Olympic Runner Jesse Owens at the 1936 Games

Celebrate the Summer Olympics with PBS Wisconsin

July 21, 2021 Tara Lovdahl Leave a Comment

The Olympic Games in Tokyo are moving full steam ahead this summer, July 23 – Aug. 8, and PBS Wisconsin is celebrating the accomplishments of Olympic athletes.

A look inside the life of an Olympian reveals the physical, mental and emotional fortitude it takes to compete at the top. Their amazing athletic and personal feats make us wonder how far we can push the boundaries of human achievement on and off the field.

Explore these PBS programs to enjoy a spectrum of stories about American Olympians.

A Trio of Olympic Stories

These three programs air on Tuesday, Aug. 3 starting at 7 p.m. on PBS Wisconsin and on the PBS App on your phone, tablet, Roku, Apple TV, other digital TV devices and many Smart TVs.

In Their Own Words: Muhammad Ali

7 p.m. Tuesday, Aug. 3

Did you know that as Cassius Clay, Muhammad Ali competed in the 1960 Rome Games? Watch the highlights of his life and career, from his boyhood in Louisville, Kentucky, to his stunning upset of Sonny Liston, his exile from boxing for refusing induction into the U.S. Army to his epic, triumphant comeback.

This episode of In Their Own Words is also available on demand in the PBS Passport library. Become a member to access an expanded selection of PBS Wisconsin programs.

American Experience: Jesse Owens

8 p.m. Tuesday, Aug. 3

The most famous athlete of his time, Jesse Owens’ stunning triumph at the 1936 Olympic Games captivated the world even as it infuriated the Nazis. Despite the racial slurs he endured, Owens’ grace and athleticism rallied crowds across the globe. But when the four-time Olympic gold medalist returned home, he could not even ride in the front of a bus.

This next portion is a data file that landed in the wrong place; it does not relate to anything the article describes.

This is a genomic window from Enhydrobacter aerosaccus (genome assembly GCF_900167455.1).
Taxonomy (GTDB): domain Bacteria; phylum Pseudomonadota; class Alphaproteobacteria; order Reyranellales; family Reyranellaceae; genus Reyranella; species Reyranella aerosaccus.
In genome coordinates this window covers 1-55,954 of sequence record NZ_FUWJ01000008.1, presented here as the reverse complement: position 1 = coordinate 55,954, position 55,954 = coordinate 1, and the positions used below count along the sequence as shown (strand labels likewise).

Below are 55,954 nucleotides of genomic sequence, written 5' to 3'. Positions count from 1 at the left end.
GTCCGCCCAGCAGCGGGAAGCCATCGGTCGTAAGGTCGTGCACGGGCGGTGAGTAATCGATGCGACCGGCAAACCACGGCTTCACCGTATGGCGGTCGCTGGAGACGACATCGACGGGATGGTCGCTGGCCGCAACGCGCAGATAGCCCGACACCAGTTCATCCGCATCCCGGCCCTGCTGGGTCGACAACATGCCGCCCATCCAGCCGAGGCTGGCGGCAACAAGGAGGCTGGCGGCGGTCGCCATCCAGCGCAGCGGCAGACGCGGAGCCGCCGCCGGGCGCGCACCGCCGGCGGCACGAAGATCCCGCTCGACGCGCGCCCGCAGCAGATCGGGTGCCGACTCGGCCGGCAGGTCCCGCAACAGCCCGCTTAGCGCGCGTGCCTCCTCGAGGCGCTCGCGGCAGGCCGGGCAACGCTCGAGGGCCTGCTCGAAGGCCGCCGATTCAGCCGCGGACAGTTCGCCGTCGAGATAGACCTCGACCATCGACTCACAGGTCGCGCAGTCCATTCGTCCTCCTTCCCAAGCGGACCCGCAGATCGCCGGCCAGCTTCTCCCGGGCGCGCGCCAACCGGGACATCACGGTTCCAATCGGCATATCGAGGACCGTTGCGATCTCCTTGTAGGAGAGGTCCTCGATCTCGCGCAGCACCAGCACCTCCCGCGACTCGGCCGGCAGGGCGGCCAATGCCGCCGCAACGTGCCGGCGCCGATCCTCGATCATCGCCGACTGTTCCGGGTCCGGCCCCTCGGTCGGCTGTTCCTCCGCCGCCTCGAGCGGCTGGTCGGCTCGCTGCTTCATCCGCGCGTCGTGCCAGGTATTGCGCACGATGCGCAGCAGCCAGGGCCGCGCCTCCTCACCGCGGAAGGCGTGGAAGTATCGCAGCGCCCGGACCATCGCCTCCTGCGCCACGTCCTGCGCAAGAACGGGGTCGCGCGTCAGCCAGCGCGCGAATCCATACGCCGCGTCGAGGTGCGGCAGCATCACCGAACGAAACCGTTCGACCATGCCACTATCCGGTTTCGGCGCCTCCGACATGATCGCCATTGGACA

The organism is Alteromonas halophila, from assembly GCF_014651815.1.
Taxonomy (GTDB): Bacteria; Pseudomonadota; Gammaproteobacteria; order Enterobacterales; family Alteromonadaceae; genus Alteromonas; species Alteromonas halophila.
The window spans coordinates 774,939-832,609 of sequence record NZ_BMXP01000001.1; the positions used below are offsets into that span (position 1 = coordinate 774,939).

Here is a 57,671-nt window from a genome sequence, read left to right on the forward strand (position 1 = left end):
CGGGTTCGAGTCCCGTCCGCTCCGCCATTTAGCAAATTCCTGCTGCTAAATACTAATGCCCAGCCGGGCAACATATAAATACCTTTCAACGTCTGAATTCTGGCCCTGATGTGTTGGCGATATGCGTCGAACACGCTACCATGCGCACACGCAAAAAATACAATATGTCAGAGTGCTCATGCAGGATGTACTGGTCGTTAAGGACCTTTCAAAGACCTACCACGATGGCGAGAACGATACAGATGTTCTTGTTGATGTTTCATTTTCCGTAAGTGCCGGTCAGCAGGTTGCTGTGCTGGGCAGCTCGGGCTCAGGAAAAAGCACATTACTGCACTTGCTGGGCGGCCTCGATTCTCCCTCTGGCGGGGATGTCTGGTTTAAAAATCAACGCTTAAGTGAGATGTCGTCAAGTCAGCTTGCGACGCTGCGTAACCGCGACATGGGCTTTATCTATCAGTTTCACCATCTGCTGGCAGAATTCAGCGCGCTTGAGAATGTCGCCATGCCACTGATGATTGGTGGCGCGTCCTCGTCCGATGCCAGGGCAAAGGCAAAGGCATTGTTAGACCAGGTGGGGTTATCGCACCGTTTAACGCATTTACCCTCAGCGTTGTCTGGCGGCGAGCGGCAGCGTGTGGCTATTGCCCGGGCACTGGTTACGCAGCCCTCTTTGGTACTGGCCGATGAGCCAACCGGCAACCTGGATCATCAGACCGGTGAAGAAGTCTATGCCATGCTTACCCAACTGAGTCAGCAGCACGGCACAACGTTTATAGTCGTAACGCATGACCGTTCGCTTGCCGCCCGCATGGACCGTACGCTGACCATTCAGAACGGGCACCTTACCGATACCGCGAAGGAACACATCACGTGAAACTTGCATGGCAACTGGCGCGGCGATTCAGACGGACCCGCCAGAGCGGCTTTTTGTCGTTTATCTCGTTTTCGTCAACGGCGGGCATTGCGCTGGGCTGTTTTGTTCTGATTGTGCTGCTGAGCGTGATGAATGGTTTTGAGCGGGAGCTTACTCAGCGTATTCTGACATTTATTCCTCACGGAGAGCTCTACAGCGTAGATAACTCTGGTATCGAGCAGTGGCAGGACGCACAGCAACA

American Experience: The Fight

9 p.m. Tuesday, Aug. 3

Theirs was a rivalry that would draw in two nations inching closer to war, and take the measure of two men — German Max Schmeling and American Joe Louis, who had been fighting all their lives.

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Mysteries of Mental Illness: Evil or Illness

Treatment of mental illness over history has been trial and error, and doctors still search for answers even today. Follow the story of Cecilia McGough, who struggles with persistent hallucinations and delusions. Learn about Lorina Gutierrez’s mysterious condition, referred to as ‘Brain on Fire’, and Virginia Fuchs, an Olympics-bound boxer living with OCD.

NOVA: The Science of Exercise — and Getting Back in the Game

We’re stretching it out and exploring the science of exercise and — after more than a year of unexpected interruption — getting back in the game. Dr. Alok Patel checks in with an expert in exercise physiology and an Olympic athlete, biomechanist and chiropractor.

Wisconsin Life: George Poage: The First African American Olympic Medalist

George Poage moved to La Crosse as a young child in 1884. Locally, he was known as a scholar and remarkable athlete. He went on to become the first African American on the UW-Madison track team. But his greatest triumph came at the 1904 Olympics when he became the first African American to medal in the 200m and 400m hurdles. From Wisconsin Life, WPR’s Maureen McCollum talked with UW-La Crosse retired special collections librarian Ed Hill about George Poage’s life as a student athlete in La Crosse.

Coming Soon

Muhammad Ali

7 p.m. Sunday, Sept. 19

The new Ken Burns’ series, Muhammad Ali brings to life one of the best-known and most indelible figures of the 20th century, a three-time heavyweight boxing champion who insisted on being himself unconditionally and became a global icon and inspiration to people everywhere.

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